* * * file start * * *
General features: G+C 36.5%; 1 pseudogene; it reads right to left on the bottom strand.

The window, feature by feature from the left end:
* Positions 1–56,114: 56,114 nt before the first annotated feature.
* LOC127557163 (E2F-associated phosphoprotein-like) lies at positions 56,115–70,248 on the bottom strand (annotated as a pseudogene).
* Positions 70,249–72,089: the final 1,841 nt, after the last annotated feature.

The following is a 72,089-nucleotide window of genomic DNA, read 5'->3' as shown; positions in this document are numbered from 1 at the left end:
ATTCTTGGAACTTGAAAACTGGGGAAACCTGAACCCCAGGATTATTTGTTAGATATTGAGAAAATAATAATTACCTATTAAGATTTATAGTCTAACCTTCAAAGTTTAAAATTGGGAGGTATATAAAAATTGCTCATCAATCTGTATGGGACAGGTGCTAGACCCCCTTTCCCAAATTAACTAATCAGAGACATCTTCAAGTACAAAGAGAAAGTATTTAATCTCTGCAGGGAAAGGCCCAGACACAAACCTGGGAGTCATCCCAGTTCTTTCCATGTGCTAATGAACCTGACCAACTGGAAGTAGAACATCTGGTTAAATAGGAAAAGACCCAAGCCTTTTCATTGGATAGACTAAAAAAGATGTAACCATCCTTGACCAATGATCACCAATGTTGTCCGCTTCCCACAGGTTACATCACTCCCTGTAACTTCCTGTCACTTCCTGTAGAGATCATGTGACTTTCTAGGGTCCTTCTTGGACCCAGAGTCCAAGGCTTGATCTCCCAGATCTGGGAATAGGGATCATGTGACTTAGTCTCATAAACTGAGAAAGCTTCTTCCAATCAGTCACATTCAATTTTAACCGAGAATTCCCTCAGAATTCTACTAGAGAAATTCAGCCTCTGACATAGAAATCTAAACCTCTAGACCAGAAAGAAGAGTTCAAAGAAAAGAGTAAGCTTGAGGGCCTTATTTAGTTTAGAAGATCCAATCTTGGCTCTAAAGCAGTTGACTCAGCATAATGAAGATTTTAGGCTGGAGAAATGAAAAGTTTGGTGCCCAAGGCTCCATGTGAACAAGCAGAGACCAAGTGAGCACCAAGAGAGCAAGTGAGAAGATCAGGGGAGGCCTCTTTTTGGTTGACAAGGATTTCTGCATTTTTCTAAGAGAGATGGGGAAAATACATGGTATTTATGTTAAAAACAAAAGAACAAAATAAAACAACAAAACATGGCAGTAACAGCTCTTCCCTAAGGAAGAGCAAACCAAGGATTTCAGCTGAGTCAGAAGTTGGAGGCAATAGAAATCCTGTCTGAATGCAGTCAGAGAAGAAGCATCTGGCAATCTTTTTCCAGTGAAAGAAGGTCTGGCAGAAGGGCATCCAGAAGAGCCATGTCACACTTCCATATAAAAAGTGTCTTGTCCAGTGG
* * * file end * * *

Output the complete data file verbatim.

General features: G+C 36.5%; 1 pseudogene; it reads right to left on the bottom strand.

The window, feature by feature from the left end:
* Positions 1–56,114: 56,114 nt before the first annotated feature.
* LOC127557163 (E2F-associated phosphoprotein-like) lies at positions 56,115–70,248 on the bottom strand (annotated as a pseudogene).
* Positions 70,249–72,089: the final 1,841 nt, after the last annotated feature.

The following is a 72,089-nucleotide window of genomic DNA, read 5'->3' as shown; positions in this document are numbered from 1 at the left end:
ATTCTTGGAACTTGAAAACTGGGGAAACCTGAACCCCAGGATTATTTGTTAGATATTGAGAAAATAATAATTACCTATTAAGATTTATAGTCTAACCTTCAAAGTTTAAAATTGGGAGGTATATAAAAATTGCTCATCAATCTGTATGGGACAGGTGCTAGACCCCCTTTCCCAAATTAACTAATCAGAGACATCTTCAAGTACAAAGAGAAAGTATTTAATCTCTGCAGGGAAAGGCCCAGACACAAACCTGGGAGTCATCCCAGTTCTTTCCATGTGCTAATGAACCTGACCAACTGGAAGTAGAACATCTGGTTAAATAGGAAAAGACCCAAGCCTTTTCATTGGATAGACTAAAAAAGATGTAACCATCCTTGACCAATGATCACCAATGTTGTCCGCTTCCCACAGGTTACATCACTCCCTGTAACTTCCTGTCACTTCCTGTAGAGATCATGTGACTTTCTAGGGTCCTTCTTGGACCCAGAGTCCAAGGCTTGATCTCCCAGATCTGGGAATAGGGATCATGTGACTTAGTCTCATAAACTGAGAAAGCTTCTTCCAATCAGTCACATTCAATTTTAACCGAGAATTCCCTCAGAATTCTACTAGAGAAATTCAGCCTCTGACATAGAAATCTAAACCTCTAGACCAGAAAGAAGAGTTCAAAGAAAAGAGTAAGCTTGAGGGCCTTATTTAGTTTAGAAGATCCAATCTTGGCTCTAAAGCAGTTGACTCAGCATAATGAAGATTTTAGGCTGGAGAAATGAAAAGTTTGGTGCCCAAGGCTCCATGTGAACAAGCAGAGACCAAGTGAGCACCAAGAGAGCAAGTGAGAAGATCAGGGGAGGCCTCTTTTTGGTTGACAAGGATTTCTGCATTTTTCTAAGAGAGATGGGGAAAATACATGGTATTTATGTTAAAAACAAAAGAACAAAATAAAACAACAAAACATGGCAGTAACAGCTCTTCCCTAAGGAAGAGCAAACCAAGGATTTCAGCTGAGTCAGAAGTTGGAGGCAATAGAAATCCTGTCTGAATGCAGTCAGAGAAGAAGCATCTGGCAATCTTTTTCCAGTGAAAGAAGGTCTGGCAGAAGGGCATCCAGAAGAGCCATGTCACACTTCCATATAAAAAGTGTCTTGTCCAGTGG